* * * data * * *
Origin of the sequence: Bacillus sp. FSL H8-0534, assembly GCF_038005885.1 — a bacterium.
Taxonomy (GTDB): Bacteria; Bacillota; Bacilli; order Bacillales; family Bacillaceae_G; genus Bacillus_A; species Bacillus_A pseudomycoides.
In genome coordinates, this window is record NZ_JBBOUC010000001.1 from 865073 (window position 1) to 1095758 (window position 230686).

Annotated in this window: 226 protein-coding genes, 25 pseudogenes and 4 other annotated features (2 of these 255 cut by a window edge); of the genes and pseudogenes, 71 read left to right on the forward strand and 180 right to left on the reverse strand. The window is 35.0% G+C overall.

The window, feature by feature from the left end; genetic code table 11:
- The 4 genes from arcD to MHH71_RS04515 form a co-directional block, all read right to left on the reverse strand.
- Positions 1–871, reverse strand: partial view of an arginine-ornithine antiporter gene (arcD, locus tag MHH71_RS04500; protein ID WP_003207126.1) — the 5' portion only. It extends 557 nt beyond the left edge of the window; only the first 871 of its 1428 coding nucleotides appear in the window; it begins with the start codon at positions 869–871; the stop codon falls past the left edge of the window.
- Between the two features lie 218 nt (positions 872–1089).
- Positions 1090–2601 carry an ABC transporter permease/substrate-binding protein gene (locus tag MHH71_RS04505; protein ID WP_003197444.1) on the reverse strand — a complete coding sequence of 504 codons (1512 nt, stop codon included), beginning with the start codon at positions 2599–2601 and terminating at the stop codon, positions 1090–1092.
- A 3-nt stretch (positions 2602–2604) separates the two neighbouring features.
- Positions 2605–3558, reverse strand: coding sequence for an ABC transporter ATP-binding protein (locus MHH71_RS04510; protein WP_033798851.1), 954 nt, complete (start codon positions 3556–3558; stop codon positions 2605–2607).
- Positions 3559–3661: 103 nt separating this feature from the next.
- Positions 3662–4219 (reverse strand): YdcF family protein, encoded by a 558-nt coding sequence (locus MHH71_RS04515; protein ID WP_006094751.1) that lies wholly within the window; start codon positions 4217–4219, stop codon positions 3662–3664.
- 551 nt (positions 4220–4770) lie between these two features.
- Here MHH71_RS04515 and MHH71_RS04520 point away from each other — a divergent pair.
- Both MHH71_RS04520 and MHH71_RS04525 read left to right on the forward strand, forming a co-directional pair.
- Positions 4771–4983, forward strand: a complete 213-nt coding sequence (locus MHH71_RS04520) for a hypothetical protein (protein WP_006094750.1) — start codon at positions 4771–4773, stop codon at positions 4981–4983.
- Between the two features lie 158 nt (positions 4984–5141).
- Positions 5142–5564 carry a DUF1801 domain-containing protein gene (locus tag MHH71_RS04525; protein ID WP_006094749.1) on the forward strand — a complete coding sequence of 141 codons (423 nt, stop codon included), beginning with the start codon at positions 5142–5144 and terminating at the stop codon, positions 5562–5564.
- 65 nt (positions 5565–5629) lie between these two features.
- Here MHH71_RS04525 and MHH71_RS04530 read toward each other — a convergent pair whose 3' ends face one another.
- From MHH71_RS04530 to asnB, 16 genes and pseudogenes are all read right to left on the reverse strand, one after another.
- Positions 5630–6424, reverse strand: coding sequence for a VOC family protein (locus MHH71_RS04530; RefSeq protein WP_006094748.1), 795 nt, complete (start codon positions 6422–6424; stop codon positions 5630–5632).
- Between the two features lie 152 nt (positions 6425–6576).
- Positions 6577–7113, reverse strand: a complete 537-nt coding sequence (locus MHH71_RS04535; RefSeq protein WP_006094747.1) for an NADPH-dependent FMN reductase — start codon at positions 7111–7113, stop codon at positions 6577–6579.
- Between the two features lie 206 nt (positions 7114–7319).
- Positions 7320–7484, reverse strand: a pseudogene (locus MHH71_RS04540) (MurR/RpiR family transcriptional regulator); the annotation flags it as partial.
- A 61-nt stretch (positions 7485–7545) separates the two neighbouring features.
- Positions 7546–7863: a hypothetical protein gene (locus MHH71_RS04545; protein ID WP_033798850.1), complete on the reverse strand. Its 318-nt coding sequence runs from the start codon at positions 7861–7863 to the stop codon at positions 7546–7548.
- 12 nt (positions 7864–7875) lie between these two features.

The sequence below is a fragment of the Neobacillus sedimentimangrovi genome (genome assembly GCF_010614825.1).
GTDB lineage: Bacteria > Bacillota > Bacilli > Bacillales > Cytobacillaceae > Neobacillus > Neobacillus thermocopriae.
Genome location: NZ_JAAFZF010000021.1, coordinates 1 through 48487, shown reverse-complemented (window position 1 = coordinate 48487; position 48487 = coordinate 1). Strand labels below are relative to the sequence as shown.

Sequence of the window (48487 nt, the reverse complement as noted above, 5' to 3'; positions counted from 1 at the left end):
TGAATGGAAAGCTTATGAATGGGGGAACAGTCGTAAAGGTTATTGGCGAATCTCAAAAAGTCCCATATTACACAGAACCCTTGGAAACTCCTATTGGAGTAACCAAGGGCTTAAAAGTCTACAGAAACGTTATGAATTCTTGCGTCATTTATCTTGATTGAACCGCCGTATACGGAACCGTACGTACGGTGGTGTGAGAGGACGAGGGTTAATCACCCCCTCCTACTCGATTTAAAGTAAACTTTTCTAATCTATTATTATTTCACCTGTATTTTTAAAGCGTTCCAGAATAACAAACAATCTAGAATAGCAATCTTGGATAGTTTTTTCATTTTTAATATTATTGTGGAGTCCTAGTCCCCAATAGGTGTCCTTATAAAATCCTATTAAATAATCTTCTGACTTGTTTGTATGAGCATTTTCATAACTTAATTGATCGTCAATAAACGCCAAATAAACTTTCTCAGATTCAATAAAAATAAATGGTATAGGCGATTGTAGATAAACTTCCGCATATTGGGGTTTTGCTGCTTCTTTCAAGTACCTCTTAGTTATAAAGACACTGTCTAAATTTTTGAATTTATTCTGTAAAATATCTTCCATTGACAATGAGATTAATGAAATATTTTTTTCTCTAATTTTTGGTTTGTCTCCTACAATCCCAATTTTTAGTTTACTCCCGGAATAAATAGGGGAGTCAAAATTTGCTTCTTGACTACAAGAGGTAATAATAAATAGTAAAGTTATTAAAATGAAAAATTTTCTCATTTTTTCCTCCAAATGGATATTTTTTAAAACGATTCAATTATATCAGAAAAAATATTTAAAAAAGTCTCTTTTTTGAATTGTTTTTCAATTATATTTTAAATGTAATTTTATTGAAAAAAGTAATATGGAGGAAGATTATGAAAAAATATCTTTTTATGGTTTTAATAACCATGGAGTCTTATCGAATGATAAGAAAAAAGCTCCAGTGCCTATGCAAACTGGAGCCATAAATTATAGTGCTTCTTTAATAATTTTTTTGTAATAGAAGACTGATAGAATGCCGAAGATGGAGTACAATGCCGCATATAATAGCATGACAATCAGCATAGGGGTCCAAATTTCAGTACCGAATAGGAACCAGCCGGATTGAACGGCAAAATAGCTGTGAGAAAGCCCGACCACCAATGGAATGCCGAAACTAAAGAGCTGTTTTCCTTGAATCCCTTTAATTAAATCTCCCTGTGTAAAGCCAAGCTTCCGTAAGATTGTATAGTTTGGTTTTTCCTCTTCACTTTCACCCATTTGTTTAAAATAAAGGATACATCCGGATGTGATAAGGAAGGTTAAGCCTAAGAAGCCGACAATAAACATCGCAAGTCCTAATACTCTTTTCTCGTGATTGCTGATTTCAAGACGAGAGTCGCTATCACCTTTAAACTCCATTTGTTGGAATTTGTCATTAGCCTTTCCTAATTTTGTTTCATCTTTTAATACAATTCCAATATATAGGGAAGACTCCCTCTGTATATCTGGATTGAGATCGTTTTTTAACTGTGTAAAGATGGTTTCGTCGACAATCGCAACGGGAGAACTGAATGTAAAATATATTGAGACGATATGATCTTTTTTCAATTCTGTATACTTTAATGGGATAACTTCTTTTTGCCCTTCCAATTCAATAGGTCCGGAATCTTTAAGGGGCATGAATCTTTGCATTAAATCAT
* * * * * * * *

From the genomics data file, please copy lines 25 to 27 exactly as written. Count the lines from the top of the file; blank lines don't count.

- Positions 6577–7113, reverse strand: a complete 537-nt coding sequence (locus MHH71_RS04535; RefSeq protein WP_006094747.1) for an NADPH-dependent FMN reductase — start codon at positions 7111–7113, stop codon at positions 6577–6579.
- Between the two features lie 206 nt (positions 7114–7319).
- Positions 7320–7484, reverse strand: a pseudogene (locus MHH71_RS04540) (MurR/RpiR family transcriptional regulator); the annotation flags it as partial.